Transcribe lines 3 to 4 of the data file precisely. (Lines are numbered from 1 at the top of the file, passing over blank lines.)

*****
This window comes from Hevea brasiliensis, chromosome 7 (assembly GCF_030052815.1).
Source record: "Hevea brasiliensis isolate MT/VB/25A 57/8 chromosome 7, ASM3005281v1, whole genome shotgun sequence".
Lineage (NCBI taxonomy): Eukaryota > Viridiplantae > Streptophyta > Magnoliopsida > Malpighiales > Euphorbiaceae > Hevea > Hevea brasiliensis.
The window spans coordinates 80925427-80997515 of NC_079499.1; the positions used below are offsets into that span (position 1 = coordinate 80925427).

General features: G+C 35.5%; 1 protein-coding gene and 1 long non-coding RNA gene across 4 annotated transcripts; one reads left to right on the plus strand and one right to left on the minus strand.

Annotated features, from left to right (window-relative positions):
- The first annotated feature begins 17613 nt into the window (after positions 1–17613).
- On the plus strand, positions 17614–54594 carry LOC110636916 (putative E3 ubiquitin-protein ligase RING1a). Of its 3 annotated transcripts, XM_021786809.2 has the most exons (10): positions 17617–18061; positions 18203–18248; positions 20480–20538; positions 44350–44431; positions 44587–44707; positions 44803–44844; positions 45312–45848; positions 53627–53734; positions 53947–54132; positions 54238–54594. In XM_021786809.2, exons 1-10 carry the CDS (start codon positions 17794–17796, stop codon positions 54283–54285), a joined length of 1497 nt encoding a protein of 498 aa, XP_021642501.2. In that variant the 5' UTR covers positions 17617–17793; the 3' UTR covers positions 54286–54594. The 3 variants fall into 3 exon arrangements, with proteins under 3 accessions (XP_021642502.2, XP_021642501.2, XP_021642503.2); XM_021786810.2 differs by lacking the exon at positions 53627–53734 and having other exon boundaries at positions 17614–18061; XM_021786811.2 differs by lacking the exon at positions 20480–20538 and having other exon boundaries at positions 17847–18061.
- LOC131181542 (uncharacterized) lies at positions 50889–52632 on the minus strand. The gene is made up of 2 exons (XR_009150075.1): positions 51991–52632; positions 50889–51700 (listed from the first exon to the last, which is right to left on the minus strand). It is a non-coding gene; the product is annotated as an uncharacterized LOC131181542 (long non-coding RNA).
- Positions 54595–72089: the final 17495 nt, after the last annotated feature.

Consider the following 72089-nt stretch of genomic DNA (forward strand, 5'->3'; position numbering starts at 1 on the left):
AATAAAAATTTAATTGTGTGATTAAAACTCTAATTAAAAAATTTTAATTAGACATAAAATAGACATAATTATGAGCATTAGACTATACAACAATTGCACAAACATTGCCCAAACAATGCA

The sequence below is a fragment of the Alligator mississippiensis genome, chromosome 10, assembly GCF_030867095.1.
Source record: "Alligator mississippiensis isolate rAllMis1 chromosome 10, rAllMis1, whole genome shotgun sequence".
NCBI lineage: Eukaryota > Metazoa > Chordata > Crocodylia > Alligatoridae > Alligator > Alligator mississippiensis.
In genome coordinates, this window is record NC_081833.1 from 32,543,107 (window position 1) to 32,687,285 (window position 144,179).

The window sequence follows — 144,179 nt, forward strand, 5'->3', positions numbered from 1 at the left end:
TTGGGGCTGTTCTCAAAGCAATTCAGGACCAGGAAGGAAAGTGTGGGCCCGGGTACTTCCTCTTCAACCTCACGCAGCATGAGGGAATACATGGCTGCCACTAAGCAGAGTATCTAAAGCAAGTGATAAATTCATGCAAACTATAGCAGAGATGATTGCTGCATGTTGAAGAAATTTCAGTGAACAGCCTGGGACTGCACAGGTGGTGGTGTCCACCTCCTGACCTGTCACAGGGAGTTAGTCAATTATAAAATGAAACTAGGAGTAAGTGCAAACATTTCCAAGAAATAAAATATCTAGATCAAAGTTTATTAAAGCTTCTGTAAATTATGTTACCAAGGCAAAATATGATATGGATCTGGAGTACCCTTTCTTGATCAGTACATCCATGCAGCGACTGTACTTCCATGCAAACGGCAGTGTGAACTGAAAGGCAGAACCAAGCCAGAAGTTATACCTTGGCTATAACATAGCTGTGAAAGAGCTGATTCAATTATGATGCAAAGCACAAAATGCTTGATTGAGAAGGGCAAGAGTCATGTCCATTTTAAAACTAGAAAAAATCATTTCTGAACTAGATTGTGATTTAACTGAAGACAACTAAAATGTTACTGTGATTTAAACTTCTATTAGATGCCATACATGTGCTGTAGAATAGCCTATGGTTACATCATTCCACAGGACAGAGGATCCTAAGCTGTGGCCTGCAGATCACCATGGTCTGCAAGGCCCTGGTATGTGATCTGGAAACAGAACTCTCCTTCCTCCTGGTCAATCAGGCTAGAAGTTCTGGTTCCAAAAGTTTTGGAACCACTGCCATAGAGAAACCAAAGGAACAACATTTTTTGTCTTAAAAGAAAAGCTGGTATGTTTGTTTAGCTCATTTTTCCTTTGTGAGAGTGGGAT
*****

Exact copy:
Lineage (NCBI taxonomy): Eukaryota > Viridiplantae > Streptophyta > Magnoliopsida > Malpighiales > Euphorbiaceae > Hevea > Hevea brasiliensis.
The window spans coordinates 80925427-80997515 of NC_079499.1; the positions used below are offsets into that span (position 1 = coordinate 80925427).